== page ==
Preface| Volume 35, ISSUE 4, Pix-x, December 2015

Tickborne Borrelia Infections: Beyond Just Lyme Disease

Published:September 14, 2015DOI:
      Members of the Borrelia genus are associated with two main clinical syndromes: Lyme borreliosis and relapsing fever. With a few exceptions, these spirochetes share many similarities, including transmission via blood feeding arthropods, environmental maintenance among rodent populations, and interruption of the lifecycle following human infection. As a result of the high annual incidence of Lyme disease in both the United States (approximately 300,000 cases) and Europe (approximately 85,000 cases from 18 countries), Lyme borreliosis and its causative agents (primarily Borrelia burgdorferi in the United States and Borrelia afzelii and Borrelia garinii in Europe) often garner the most attention from both the medical community and public forums. Relapsing fever Borrelia infections remain uncommon in the United States, with approximately 480 cases reported to the Centers for Disease Control and Prevention between 1990 and 2011. However, these numbers may be an underrepresentation of the true incidence of infection due to the lack of sensitive diagnostic tools to identify these agents and possibly clinician unfamiliarity with the medical entity. Relapsing fever, particularly tickborne relapsing fever, remains endemic in certain impoverished regions of the world, including East Africa, and thus the potential for spread or encountering these organisms in returning travelers or immigrants continues to exist. Finally, new species within the Borrelia genus continue to be identified, and most recently, this includes detailed characterization of Borrelia miyamotoi. While genetically closely related to relapsing fever borreliae, infection with B miyamotoi does not present with classic relapsing fever symptoms, but rather more closely resembles that of Lyme disease, though notably without a characteristic rash.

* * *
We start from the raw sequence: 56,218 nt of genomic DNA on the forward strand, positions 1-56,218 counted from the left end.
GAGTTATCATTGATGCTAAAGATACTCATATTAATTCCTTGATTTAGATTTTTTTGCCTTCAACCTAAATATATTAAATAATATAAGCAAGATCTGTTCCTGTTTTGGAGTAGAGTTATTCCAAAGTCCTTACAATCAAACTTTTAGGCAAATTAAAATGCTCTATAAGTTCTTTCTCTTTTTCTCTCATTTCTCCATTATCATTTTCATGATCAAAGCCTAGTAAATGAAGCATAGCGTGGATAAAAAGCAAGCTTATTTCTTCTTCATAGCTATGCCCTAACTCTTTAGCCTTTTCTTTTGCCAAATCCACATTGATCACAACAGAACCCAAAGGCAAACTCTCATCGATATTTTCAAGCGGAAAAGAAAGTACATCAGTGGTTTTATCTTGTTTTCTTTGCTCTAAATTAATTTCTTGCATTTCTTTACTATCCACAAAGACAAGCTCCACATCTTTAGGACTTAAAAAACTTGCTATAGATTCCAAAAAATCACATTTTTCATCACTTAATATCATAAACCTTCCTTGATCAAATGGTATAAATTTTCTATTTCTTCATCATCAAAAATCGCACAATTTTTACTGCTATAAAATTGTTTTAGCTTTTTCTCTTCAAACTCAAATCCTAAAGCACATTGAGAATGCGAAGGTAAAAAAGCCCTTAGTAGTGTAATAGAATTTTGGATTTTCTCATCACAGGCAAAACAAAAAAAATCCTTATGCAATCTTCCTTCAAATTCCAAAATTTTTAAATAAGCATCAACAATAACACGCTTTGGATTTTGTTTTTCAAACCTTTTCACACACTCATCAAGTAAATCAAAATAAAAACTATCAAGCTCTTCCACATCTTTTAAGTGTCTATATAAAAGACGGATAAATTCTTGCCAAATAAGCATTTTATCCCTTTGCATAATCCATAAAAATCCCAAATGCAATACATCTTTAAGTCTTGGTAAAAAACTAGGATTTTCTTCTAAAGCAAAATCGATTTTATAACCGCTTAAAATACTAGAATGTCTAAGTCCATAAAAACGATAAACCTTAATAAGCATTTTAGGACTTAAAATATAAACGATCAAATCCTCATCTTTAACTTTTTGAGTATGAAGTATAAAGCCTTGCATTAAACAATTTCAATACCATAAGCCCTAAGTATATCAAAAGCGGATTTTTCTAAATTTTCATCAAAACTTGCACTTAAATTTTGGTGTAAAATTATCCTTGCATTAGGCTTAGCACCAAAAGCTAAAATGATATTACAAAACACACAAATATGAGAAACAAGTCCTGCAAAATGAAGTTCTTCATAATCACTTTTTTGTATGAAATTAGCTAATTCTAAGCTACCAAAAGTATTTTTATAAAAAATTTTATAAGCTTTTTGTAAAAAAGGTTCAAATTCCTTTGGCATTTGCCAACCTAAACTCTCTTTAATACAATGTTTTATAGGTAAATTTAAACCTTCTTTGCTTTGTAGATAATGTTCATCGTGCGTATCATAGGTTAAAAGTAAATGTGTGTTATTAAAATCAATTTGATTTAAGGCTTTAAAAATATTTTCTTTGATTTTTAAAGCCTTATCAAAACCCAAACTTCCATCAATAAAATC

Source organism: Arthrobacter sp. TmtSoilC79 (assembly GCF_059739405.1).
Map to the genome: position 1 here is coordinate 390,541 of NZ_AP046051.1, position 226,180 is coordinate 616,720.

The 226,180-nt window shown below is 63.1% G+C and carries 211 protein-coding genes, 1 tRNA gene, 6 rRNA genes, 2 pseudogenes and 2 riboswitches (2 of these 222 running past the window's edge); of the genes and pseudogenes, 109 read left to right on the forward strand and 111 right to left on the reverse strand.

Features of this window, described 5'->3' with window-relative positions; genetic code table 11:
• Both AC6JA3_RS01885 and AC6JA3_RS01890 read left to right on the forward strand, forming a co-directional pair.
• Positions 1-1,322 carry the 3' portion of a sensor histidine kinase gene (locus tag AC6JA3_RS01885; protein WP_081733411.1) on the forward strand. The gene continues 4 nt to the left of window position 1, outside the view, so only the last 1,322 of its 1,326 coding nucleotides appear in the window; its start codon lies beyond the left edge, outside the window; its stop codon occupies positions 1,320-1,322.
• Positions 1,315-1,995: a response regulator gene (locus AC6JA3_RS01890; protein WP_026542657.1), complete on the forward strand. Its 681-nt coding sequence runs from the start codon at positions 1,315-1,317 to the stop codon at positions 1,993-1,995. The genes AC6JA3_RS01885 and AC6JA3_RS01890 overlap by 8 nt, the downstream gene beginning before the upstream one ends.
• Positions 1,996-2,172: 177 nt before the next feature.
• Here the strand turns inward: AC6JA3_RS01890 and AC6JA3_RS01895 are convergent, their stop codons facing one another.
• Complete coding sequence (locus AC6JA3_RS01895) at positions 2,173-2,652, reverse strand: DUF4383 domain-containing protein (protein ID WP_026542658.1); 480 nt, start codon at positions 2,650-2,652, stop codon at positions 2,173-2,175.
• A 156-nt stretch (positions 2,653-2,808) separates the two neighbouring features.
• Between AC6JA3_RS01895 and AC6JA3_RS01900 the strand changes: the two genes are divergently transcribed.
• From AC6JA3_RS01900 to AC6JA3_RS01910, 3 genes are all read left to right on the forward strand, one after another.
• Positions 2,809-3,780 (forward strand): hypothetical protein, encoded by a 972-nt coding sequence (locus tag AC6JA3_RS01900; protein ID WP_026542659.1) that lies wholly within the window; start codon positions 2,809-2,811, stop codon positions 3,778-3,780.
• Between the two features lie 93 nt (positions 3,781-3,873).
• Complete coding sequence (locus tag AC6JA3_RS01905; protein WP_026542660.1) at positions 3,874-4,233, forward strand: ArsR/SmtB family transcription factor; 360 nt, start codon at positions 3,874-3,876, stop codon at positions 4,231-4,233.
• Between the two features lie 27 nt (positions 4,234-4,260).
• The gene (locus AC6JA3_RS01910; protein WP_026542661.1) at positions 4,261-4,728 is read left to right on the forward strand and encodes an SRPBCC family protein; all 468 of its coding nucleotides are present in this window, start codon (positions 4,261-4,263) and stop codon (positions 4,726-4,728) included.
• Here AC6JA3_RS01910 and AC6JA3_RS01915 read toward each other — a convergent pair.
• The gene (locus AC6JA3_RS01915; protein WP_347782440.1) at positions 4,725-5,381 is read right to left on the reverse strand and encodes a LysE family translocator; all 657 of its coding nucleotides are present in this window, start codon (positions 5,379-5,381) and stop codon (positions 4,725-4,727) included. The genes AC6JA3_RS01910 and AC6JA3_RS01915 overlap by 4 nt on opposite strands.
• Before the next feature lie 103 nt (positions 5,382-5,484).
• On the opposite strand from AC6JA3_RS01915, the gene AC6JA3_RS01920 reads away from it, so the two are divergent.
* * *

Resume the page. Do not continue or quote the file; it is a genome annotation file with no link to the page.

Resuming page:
In this issue of Clinics in Laboratory Medicine, we delve into key aspects of Lyme disease, including an update on the epidemiology and the increasing geographic spread of B burgdorferi in the United States. In addition, a review of B burgdorferi pathogenesis and the associated host response is provided. The common and uncommon clinical manifestations of Lyme disease, with an in-depth discussion of Lyme neuroborreliosis, are presented, alongside a review of the consensus treatment guidelines. While the focus of this issue is on tickborne Borrelia infections, it is prudent to emphasize the risk of other tickborne infections that may be transmitted alongside B burgdorferi. Therefore, these potential coinfecting agents, including Anaplasma phagocytophilum, Babesia microti, Powassan (deer tick) virus, and others, are also reviewed. As serologic testing for Lyme disease remains the preferred diagnostic modality, the most recent advancements in this field are summarized, as are alternative methods of identification, including molecular testing and antigen detection. A detailed discussion of the relapsing fever borreliae and B miyamotoi, including their clinical presentation, diagnostic tools, and treatment options, is also provided. Finally, this issue concludes with an in-depth review of measures that can be taken to prevent tickborne infections, including available physical barriers and the status of vaccine development.
      I would like to thank all of the authors for providing their expertise and time to make this yet another informative and exciting issue of the Clinics in Laboratory Medicine series. I would also like to thank Alexander McAdam, MD, PhD for initial guidance and discussion regarding the content of this issue and the Elsevier staff, especially Joanne Husovski and Colleen Viola, for their help throughout the process.